Unsuck the marketing-speak

14 Sep

What did we all do with ourselves before the expression moving forward entered the popular lexicon?

I have to believe we simply halted in mid-sentence and allowed a few beats of the drum to sound before carrying on, alerting all to the need for a suitable catchphrase to fill the gaping hole.

So complete is moving forward’s victory that it’s virtually impossible to have a discussion about progress without hearing it. It is an instant and tiresome cliché, a business buzzword that was dead on arrival.

Of course it has company: Award-winning, state-of-the-art, next generation, best-in-class, user friendly, mission critical, win-win, come to Jesus, cradle to grave, soup to nuts, outside the box, hit the ground running, low hanging fruit…

If you’re like me and want to rid your mouth and ears of these mindless marketing mantras, spend a few quiet moments at Unsuckit.com

Here, in a supportive and empathetic environment, you will find satisfying words and phrases to replace the buzzwords.

At the end of the day (Unsucked: in conclusion), we’d all be better off to get unsucked. We simply don’t trust people who speak like marketers!


10 Responses to “Unsuck the marketing-speak”

  1. barrysbook September 14, 2010 at 5:55 am #

    I got news for ya Doug, as I PROCESS and TRACK this idea… we ARE marketing monkeys! 🙂 I say we show ’em and transmogrify back to the beauty of King James English.

  2. Louisa van Lith September 14, 2010 at 6:53 am #

    Well Doug, it seems you marketers have been carrying on about word usage for some time. For 35 years Lake Superior State University in Sault Ste. Marie, Michigan has released the List of Words Banished from the Queen’s Enlgish for Mis-use, Overuse and General Uselessness. They have received tens of thousands of nominations from readers the world over and it all started as …you guessed it…a marketing ploy.

    Former LSSU PR Director Bill Rabe created the list of banished words at a New Year’s Eve party in 1975 and released it to the media on New Year’s Day. He wanted to take advantage of a slow news day. His unique ideas garnered media attention for a small and new university. It has been going strong ever since.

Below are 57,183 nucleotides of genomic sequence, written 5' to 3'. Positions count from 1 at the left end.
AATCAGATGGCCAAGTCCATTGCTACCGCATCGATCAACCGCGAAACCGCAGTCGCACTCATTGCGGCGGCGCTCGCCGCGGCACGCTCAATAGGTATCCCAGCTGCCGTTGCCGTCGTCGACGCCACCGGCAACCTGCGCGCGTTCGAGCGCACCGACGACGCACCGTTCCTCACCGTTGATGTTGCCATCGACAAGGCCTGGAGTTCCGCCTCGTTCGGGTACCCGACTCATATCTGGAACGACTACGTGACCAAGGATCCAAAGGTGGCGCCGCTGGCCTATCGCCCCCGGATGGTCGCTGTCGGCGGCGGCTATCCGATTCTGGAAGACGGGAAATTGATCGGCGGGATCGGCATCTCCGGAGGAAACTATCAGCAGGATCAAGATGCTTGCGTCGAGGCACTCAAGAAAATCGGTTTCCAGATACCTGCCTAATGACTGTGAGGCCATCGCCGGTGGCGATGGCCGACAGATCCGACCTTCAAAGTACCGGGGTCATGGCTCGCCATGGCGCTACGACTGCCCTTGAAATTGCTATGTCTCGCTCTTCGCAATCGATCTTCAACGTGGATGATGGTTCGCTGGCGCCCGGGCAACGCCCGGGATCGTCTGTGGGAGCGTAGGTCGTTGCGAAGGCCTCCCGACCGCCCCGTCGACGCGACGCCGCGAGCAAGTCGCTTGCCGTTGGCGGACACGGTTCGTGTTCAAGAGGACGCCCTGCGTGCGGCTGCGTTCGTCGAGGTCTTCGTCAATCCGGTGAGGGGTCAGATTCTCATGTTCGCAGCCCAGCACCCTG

You can check out the list at http://www.lssu.edu/banished/.


  3. Yukari September 14, 2010 at 6:55 am #

    I love this. Once I read somewhere the most overused phrase is “At the end of the day”…drives me crazy every time I hear it.

  4. dougbrowncreative September 14, 2010 at 7:20 am #

    > Louisa, how great to have a comment from you on our blog. And thanks for the list from Bill Rabe, a timely contribution to the verbal bunfight. Marketers truly are evil.

    > Yukari, it was the most irritating expression I think, which your reaction bears out. I’m pretty sure a Brit came up with it, but not our Tom.

    > Barry get your damn hands off my bananas.

  5. Reg September 14, 2010 at 8:44 am #

    Okay, so I’ll take the contrarian view — I like colourful and/or methaphorical language, IF it gives at least as good or hopefully better meaning to a message. I reviewed some of the alphabetized vocabulary on unsuckit.com and found a lot of true winners that are, yes, overused and annoying. However, I found a lot of them to be quite interesting turns of phrase that can enrich our language or way of speaking. True, some of them are infuriatingly overused and, in so doing, rendered less effective (and I don’t think they’re limited to just marketers — maybe we spawned them (???), but working in the business community in multiple contexts and departments, I hear these phrases uttered from all sorts of different mouths).

    Is plain language really what we’re pining for here? I would think that the writers and creative minds that read this blog would be feistily defending creative expression, which I think certainly includes the use of metaphors and other different turns of phrase. Again, I reiterate: overuse or abuse of ANY word or phrase is irritating, so I don’t miss the point of Doug’s message, or that of unsuckit.com’s, but isn’t language just a little bit richer for having options and other ways of expressing an idea or a point?